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I'm trying to understand the correct interpretation of the "Namespaces in XML 1.0 (Third Edition)" definition for unqualified attribute namespaces.

"The namespace name for an unprefixed attribute name always has no value."

And later in the same section:

"The attribute value in a default namespace declaration MAY be empty. This has the same effect, within the scope of the declaration, of there being no default namespace."

So if I want to declare a default namespace for an element (and its children), do I also have to declare a prefix-namespace mapping for any attributes which reside within that namespace?

For example, in this example

<parent xmlns="http://example.com/foo">
    <child attrib="value">text</child>
<parent>

I would interpret the above definition to say that the namespace of attrib is empty.

So if I needed attrib to have the same namespace as parent, then I would be forced to do this?

<foo:parent xmlns:foo="http://example.com/foo">
    <foo:child foo:attrib="value">text</foo:child>
<foo:parent>

or this?

<parent xmlns="http://example.com/foo" xmlns:foo="http://example.com/foo">
    <child foo:attrib="value">text</child>
<parent>

This seems silly to me as it appears to defeat the purpose of default namespaces. I'm hoping that I'm just misunderstanding the spec.

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2 Answers 2

up vote 8 down vote accepted

You're correct. The idea behind attributes not being part of the default namespace is that they are considered to exist in an "element namespace" — so in this case, <foo:child/> is considered to be the 'namespace' for @attrib. Note that this is just conceptual; there's no API or anything that refers to attribute namespaces this way.

This was chosen because multiple elements may have attributes with the same names, but different meanings — unlike a traditional namespace, which is a set of names (so no duplicates). In a way, it gives more structure to the namespace, instead of having a flat set.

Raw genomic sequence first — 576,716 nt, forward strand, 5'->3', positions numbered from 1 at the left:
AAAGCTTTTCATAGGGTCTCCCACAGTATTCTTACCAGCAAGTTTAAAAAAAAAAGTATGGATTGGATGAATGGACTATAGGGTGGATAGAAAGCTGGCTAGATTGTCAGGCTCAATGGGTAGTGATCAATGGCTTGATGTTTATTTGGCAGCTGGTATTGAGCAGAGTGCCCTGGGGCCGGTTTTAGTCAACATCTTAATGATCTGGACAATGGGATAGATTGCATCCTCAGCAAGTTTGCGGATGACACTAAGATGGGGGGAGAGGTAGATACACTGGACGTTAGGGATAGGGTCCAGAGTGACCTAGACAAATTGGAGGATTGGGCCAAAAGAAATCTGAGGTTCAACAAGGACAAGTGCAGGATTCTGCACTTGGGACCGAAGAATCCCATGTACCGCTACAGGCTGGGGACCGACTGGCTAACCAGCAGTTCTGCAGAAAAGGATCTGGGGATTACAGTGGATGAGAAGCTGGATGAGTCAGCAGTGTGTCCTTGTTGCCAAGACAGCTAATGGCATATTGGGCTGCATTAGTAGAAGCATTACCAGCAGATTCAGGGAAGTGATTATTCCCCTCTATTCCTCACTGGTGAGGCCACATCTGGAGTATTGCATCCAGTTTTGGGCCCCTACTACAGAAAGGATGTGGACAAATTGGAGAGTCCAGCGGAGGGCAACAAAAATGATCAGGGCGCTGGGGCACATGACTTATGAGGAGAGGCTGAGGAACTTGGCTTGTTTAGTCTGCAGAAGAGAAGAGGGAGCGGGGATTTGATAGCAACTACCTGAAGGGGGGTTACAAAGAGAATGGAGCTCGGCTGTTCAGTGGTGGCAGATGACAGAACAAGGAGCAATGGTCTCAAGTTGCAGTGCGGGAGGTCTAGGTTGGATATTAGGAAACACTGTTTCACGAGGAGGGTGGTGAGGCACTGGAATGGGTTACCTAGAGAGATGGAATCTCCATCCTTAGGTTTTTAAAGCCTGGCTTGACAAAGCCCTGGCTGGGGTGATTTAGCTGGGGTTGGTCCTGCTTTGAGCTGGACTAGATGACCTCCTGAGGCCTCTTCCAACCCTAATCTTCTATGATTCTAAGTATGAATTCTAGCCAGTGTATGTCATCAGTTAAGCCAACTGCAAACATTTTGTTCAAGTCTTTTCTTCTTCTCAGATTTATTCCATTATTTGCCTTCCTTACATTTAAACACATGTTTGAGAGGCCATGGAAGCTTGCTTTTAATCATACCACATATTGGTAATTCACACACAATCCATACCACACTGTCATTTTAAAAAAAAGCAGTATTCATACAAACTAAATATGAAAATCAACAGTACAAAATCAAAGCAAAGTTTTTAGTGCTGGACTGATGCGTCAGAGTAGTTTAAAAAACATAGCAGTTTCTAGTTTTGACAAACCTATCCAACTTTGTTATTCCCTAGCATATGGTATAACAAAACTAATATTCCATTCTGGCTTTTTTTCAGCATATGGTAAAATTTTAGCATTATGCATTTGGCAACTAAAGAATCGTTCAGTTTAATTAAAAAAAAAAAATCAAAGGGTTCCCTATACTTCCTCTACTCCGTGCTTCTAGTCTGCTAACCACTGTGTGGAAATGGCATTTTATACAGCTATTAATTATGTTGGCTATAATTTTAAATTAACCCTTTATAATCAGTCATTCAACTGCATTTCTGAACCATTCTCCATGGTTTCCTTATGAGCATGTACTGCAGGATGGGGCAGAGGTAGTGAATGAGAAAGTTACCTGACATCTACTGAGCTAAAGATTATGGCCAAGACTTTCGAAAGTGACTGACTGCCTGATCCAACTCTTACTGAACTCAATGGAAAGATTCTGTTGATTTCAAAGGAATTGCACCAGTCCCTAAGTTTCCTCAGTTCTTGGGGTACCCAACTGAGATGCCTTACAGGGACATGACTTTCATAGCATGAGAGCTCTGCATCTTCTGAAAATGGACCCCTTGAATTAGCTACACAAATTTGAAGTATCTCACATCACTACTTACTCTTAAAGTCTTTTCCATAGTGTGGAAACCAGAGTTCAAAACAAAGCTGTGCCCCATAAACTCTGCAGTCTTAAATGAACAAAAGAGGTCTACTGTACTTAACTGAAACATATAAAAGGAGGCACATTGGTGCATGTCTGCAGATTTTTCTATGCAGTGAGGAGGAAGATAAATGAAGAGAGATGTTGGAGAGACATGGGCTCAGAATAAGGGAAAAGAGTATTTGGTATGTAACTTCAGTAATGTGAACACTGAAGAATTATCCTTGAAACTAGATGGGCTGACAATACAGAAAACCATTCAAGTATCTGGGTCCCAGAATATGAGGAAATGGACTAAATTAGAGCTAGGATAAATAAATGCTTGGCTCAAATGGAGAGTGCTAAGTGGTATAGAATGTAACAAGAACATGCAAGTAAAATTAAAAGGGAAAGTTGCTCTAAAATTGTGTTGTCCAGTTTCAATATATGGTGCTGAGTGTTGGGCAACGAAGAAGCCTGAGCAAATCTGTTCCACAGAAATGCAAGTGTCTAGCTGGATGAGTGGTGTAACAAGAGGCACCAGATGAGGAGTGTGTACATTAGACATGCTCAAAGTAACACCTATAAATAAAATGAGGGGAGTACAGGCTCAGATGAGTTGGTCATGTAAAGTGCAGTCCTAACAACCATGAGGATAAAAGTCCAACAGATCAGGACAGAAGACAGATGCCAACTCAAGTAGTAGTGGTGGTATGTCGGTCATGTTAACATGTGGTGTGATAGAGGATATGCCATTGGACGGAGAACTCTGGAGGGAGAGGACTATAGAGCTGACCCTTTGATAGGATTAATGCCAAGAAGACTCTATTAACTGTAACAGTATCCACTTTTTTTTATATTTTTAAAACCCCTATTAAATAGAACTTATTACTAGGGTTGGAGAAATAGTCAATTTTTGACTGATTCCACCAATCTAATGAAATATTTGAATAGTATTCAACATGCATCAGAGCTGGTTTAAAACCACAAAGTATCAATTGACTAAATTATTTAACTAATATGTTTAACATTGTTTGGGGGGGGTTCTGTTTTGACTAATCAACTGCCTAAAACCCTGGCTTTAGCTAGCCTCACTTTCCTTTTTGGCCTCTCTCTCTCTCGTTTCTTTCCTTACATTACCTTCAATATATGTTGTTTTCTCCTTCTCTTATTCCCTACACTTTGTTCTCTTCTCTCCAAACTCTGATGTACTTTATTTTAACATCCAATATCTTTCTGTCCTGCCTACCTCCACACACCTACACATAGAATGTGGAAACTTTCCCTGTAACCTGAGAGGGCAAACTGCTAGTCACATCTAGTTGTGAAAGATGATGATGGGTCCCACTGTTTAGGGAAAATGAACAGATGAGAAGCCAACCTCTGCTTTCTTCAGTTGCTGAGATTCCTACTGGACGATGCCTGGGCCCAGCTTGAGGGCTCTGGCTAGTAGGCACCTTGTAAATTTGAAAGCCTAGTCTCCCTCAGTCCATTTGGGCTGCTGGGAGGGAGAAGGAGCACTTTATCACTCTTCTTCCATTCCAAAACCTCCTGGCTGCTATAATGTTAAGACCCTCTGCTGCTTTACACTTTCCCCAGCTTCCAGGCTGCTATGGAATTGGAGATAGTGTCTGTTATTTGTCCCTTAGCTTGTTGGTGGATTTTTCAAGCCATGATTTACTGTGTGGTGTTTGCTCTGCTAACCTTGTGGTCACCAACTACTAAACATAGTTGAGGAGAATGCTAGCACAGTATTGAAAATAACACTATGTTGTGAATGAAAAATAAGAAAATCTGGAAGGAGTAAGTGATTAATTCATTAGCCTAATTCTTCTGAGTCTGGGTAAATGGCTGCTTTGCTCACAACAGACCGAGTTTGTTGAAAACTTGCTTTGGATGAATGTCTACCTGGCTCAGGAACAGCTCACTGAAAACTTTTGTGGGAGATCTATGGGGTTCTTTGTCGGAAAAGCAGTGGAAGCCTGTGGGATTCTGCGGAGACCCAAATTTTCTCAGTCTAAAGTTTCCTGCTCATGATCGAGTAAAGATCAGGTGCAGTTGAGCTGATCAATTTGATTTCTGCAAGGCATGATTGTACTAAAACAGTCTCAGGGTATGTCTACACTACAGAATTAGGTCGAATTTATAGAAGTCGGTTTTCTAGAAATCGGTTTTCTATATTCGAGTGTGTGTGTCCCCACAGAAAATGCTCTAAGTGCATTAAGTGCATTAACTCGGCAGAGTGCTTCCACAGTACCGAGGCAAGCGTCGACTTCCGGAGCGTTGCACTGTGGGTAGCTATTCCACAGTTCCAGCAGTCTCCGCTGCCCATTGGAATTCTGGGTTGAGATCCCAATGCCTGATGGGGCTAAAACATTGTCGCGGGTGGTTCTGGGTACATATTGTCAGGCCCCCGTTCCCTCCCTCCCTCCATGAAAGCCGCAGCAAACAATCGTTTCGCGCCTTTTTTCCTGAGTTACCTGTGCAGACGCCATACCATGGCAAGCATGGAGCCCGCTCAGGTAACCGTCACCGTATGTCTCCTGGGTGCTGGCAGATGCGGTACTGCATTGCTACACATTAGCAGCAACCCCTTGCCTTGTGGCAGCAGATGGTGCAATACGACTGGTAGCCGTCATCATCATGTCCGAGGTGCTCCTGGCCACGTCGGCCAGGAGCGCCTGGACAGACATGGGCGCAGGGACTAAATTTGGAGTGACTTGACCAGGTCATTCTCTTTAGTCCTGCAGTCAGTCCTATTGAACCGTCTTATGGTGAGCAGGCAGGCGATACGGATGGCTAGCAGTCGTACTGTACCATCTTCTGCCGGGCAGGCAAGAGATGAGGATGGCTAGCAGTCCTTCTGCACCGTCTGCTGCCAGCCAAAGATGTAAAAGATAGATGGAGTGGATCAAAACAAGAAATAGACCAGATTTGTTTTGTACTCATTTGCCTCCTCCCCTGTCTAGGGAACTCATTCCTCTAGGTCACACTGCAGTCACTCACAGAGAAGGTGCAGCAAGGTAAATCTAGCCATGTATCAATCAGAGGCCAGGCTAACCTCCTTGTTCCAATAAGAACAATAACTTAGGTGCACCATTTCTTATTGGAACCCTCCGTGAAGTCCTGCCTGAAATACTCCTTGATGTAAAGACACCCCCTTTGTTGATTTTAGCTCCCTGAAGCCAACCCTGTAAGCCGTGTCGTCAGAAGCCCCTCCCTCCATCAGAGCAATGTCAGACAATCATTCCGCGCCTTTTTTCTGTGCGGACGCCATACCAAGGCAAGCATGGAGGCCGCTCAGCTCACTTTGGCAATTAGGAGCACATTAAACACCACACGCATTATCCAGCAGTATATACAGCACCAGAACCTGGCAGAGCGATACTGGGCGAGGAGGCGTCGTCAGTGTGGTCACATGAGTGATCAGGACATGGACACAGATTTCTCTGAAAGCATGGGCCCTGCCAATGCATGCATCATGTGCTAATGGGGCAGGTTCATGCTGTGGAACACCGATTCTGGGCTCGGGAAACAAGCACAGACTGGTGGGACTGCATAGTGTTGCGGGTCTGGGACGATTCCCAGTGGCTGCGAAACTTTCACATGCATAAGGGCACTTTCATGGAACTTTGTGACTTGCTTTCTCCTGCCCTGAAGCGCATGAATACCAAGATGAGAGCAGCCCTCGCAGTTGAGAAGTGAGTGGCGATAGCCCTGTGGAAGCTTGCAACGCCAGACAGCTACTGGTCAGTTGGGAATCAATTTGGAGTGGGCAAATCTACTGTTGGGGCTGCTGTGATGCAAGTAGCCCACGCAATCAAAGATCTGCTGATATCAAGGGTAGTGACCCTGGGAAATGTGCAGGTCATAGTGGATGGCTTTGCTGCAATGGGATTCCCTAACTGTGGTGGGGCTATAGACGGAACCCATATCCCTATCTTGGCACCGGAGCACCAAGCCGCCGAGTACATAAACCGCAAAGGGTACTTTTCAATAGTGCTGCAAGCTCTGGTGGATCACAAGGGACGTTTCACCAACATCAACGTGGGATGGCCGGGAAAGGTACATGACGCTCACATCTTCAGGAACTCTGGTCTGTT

You can read about this in a very old version of the Namespaces recommendation.

This convention means that whenever you see a prefixed attribute, it represents some 'additional' information which isn't related to the main schema in the document.

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Thanks. I'm a little confused as to how to represent the tag being the context. It seems to me that if "<foo:child /> is the 'namespace' for @attrib" then I would not need to add additional prefixes to provide the namespace. In other words, it would be unqualified which would be interpreted as being in whatever namespace the element is using. Is that correct? This would imply to me that my first example is in fact an okay way to write this. –  mckamey Jul 22 '10 at 21:22
    
Yes, the convention is for attributes to be un-namespaced, like your first example. "it would be unqualified which would be interpreted as being in whatever namespace the element is using"... that's the idea, but note that the attribute will not report having the same namespace as the element, or the element as 'namespace'. It won't have any namespace — the attribute having the element as 'namespace' is just a convention. –  Porges Jul 22 '10 at 23:15
4  
OK I think I understand now. Generally the attributes are not given an explicit namespace because they are within the context of the element which may have a namespace. This would be written like example 1. If there was a specific namespace for an attribute this is usually outside the schema of the element and should be written like examples 2 or 3, but typically it wouldn't be the same namespace. –  mckamey Jul 23 '10 at 0:42
    
You pretty much explained that better than I did :) –  Porges Jul 25 '10 at 5:56

Your interpretation of the spec is correct. Some kind of rationale is also given in the second paragraph of section 6.2 in the namespaces spec you referenced:

the interpretation of unprefixed attributes is determined by the element on which they appear.

But I would also be interested in some more details on why this specific behavior was chosen.

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That extra paragraph seems to imply that there is more information on the topic, but I can't seem to find it. My question to the W3C editor who wrote that is, "How is an unprefixed attribute interpreted given the element on which it appears?" –  mckamey Jul 22 '10 at 21:26

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